Drinking Coffee at Night Is Actually Pretty Bad for You
While an evening cup of coffee gives you a shot of energy to be more alert and awake, it also comes with un-fun side effects, according to a new study.
New, preliminary research suggests your late night caffeine fix could be messing with your body's internal sense of time and even make you feel crappy and sluggish during the day -- kind of like jet-lag, according to a report by NPR. Basically, consuming caffeine in the hours before you hit the sack delays your body's circadian clock, or the thing that "keeps your body running in time with the world," and that's a big deal because such irregularities have previously been associated with a host of health issues.
Co-authored by Kenneth Wright Jr., a professor with the Department of Integrative Physiology at the University of Colorado at Boulder, the research focused on five volunteers placed in "highly controlled conditions" for 49 days. Within three hours of bedtime, the people were given either a caffeine dose equivalent to a double espresso, a placebo, or were exposed to bright or dim light, then the researchers tested their saliva for melatonin, a sleep hormone. According to the study's summary, the dose of caffeine delayed the subjects' internal clock by 40 minutes, or about half as long as the impact of exposure to bright light.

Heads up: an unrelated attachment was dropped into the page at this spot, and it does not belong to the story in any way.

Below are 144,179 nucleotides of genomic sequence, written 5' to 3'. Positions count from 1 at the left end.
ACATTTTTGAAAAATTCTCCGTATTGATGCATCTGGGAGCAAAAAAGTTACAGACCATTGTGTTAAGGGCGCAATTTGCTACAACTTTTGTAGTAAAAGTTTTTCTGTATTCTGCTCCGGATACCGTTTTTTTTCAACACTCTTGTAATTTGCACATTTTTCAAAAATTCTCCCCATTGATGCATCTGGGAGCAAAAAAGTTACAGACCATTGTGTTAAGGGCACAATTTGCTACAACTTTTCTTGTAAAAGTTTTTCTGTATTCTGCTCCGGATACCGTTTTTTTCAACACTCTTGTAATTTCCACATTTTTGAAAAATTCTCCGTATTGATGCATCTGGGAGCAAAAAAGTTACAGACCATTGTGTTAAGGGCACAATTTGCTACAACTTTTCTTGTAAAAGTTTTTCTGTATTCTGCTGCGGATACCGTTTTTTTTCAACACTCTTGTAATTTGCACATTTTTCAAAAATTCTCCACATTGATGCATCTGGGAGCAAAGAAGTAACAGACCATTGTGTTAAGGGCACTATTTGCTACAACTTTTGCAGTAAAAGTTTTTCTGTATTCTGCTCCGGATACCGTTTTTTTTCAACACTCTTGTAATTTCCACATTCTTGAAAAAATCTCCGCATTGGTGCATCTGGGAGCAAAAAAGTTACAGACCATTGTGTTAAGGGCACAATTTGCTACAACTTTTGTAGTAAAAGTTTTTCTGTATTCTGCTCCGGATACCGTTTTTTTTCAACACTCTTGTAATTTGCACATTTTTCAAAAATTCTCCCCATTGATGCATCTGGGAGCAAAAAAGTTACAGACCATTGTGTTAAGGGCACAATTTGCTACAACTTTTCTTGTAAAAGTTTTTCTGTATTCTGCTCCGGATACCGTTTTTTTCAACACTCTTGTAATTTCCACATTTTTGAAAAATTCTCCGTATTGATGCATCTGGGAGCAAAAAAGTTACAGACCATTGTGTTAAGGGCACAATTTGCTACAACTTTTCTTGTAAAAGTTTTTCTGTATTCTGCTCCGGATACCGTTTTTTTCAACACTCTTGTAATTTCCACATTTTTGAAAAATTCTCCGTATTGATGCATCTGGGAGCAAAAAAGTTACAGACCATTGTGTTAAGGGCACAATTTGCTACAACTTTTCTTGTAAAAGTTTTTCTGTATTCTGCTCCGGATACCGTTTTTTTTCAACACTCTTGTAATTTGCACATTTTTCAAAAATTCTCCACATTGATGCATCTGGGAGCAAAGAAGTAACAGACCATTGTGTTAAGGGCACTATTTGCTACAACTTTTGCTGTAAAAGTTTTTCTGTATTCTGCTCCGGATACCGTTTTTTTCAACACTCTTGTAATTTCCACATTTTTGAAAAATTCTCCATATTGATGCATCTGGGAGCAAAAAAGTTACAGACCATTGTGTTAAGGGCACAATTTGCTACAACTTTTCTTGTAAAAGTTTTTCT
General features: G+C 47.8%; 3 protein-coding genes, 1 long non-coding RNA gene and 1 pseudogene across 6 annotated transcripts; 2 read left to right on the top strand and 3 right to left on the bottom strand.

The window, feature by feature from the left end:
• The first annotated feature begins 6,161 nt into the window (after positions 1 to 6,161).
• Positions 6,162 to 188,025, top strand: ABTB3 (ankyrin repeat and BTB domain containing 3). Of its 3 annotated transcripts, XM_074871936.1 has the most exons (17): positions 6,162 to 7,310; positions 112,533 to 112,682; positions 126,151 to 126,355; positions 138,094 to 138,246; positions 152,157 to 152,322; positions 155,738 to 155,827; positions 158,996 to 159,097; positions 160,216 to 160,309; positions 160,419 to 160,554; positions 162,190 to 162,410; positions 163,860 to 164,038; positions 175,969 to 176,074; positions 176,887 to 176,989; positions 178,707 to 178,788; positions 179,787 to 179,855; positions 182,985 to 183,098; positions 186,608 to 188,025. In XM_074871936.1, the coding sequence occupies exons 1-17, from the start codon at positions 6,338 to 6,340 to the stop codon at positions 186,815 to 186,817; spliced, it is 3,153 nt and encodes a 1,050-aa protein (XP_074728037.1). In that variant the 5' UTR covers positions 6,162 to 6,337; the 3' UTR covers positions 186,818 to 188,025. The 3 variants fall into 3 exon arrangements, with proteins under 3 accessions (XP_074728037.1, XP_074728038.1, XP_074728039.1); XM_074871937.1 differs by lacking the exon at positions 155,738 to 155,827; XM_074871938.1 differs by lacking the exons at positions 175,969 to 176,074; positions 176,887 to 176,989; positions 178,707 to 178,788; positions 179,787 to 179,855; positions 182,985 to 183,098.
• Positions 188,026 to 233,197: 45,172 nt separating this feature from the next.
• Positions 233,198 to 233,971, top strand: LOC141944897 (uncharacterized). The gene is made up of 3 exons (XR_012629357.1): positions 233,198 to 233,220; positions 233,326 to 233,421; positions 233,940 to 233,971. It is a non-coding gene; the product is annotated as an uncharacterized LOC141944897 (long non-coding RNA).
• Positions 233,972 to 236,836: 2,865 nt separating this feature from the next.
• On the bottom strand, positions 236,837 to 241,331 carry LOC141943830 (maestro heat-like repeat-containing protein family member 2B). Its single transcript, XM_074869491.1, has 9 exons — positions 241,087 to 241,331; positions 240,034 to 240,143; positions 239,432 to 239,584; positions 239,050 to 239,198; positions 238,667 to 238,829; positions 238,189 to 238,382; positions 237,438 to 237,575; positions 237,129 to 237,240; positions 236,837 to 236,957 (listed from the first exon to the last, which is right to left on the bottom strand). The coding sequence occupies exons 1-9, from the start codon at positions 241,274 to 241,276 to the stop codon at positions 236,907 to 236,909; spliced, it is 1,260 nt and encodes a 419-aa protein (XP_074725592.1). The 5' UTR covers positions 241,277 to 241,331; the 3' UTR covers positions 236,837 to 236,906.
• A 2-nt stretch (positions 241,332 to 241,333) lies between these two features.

"We found that caffeine did indeed, in the evening, shift your clock later," Wright said in the NPR report. "What we're seeing here now is another way that caffeine impacts our physiology that we didn't know about before in humans." This, in turn, could make it even harder for you to get out of bed at the right time, another expert said.
It's probably time to rethink that nighttime cup of joe, you guys. Or at least try switching to decaf.
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Tony Merevick is Cities News Editor at Thrillist and strongly believes nighttime coffee is worth it, because mmm. Send news tips to email@example.com and follow him on Twitter @tonymerevick.